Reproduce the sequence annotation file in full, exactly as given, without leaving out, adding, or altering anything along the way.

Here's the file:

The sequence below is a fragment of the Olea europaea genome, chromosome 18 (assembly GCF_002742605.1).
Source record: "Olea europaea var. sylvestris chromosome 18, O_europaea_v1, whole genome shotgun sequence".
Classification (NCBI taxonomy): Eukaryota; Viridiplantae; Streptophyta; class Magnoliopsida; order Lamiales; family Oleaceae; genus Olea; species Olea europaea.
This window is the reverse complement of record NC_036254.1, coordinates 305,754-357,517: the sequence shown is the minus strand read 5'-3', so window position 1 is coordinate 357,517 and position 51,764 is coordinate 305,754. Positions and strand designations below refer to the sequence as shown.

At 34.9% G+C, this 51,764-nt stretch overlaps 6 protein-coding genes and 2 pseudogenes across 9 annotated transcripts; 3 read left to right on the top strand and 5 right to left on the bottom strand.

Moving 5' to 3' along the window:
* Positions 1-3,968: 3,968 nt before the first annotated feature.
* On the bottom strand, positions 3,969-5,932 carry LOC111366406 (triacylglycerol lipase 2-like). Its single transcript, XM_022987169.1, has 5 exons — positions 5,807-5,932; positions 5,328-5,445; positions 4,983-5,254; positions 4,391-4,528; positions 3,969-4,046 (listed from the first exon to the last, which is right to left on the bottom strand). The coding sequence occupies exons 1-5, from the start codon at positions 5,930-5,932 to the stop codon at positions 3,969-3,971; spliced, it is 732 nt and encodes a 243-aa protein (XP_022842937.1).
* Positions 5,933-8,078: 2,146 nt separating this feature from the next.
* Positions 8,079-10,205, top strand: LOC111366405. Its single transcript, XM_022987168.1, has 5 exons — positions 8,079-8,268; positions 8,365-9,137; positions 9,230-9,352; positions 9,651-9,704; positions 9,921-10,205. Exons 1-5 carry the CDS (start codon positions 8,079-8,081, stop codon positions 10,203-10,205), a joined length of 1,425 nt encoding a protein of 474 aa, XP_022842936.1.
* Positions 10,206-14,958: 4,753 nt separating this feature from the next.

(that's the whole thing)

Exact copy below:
The sequence below is a fragment of the Olea europaea genome, chromosome 18 (assembly GCF_002742605.1).
Source record: "Olea europaea var. sylvestris chromosome 18, O_europaea_v1, whole genome shotgun sequence".
Classification (NCBI taxonomy): Eukaryota; Viridiplantae; Streptophyta; class Magnoliopsida; order Lamiales; family Oleaceae; genus Olea; species Olea europaea.
This window is the reverse complement of record NC_036254.1, coordinates 305,754-357,517: the sequence shown is the minus strand read 5'-3', so window position 1 is coordinate 357,517 and position 51,764 is coordinate 305,754. Positions and strand designations below refer to the sequence as shown.

At 34.9% G+C, this 51,764-nt stretch overlaps 6 protein-coding genes and 2 pseudogenes across 9 annotated transcripts; 3 read left to right on the top strand and 5 right to left on the bottom strand.

Moving 5' to 3' along the window:
* Positions 1-3,968: 3,968 nt before the first annotated feature.
* On the bottom strand, positions 3,969-5,932 carry LOC111366406 (triacylglycerol lipase 2-like). Its single transcript, XM_022987169.1, has 5 exons — positions 5,807-5,932; positions 5,328-5,445; positions 4,983-5,254; positions 4,391-4,528; positions 3,969-4,046 (listed from the first exon to the last, which is right to left on the bottom strand). The coding sequence occupies exons 1-5, from the start codon at positions 5,930-5,932 to the stop codon at positions 3,969-3,971; spliced, it is 732 nt and encodes a 243-aa protein (XP_022842937.1).
* Positions 5,933-8,078: 2,146 nt separating this feature from the next.
* Positions 8,079-10,205, top strand: LOC111366405. Its single transcript, XM_022987168.1, has 5 exons — positions 8,079-8,268; positions 8,365-9,137; positions 9,230-9,352; positions 9,651-9,704; positions 9,921-10,205. Exons 1-5 carry the CDS (start codon positions 8,079-8,081, stop codon positions 10,203-10,205), a joined length of 1,425 nt encoding a protein of 474 aa, XP_022842936.1.
* Positions 10,206-14,958: 4,753 nt separating this feature from the next.